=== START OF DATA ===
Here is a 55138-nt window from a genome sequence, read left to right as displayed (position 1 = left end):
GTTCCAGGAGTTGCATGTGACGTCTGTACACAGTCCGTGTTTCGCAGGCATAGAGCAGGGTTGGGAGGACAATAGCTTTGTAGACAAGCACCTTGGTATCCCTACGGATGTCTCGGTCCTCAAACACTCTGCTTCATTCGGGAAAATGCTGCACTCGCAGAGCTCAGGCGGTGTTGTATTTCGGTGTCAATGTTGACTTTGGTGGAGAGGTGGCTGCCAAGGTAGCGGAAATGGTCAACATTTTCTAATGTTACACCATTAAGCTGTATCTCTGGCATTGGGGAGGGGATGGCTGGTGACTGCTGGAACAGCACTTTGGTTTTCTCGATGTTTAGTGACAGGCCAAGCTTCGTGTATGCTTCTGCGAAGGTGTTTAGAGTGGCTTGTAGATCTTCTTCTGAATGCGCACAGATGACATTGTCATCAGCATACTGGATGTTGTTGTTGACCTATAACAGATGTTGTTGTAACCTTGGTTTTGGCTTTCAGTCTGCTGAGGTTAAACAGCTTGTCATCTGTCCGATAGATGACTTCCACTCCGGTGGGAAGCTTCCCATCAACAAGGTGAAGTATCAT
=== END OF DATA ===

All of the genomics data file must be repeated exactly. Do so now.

Here is a 55138-nt window from a genome sequence, read left to right as displayed (position 1 = left end):
GTTCCAGGAGTTGCATGTGACGTCTGTACACAGTCCGTGTTTCGCAGGCATAGAGCAGGGTTGGGAGGACAATAGCTTTGTAGACAAGCACCTTGGTATCCCTACGGATGTCTCGGTCCTCAAACACTCTGCTTCATTCGGGAAAATGCTGCACTCGCAGAGCTCAGGCGGTGTTGTATTTCGGTGTCAATGTTGACTTTGGTGGAGAGGTGGCTGCCAAGGTAGCGGAAATGGTCAACATTTTCTAATGTTACACCATTAAGCTGTATCTCTGGCATTGGGGAGGGGATGGCTGGTGACTGCTGGAACAGCACTTTGGTTTTCTCGATGTTTAGTGACAGGCCAAGCTTCGTGTATGCTTCTGCGAAGGTGTTTAGAGTGGCTTGTAGATCTTCTTCTGAATGCGCACAGATGACATTGTCATCAGCATACTGGATGTTGTTGTTGACCTATAACAGATGTTGTTGTAACCTTGGTTTTGGCTTTCAGTCTGCTGAGGTTAAACAGCTTGTCATCTGTCCGATAGATGACTTCCACTCCGGTGGGAAGCTTCCCATCAACAAGGTGAAGTATCAT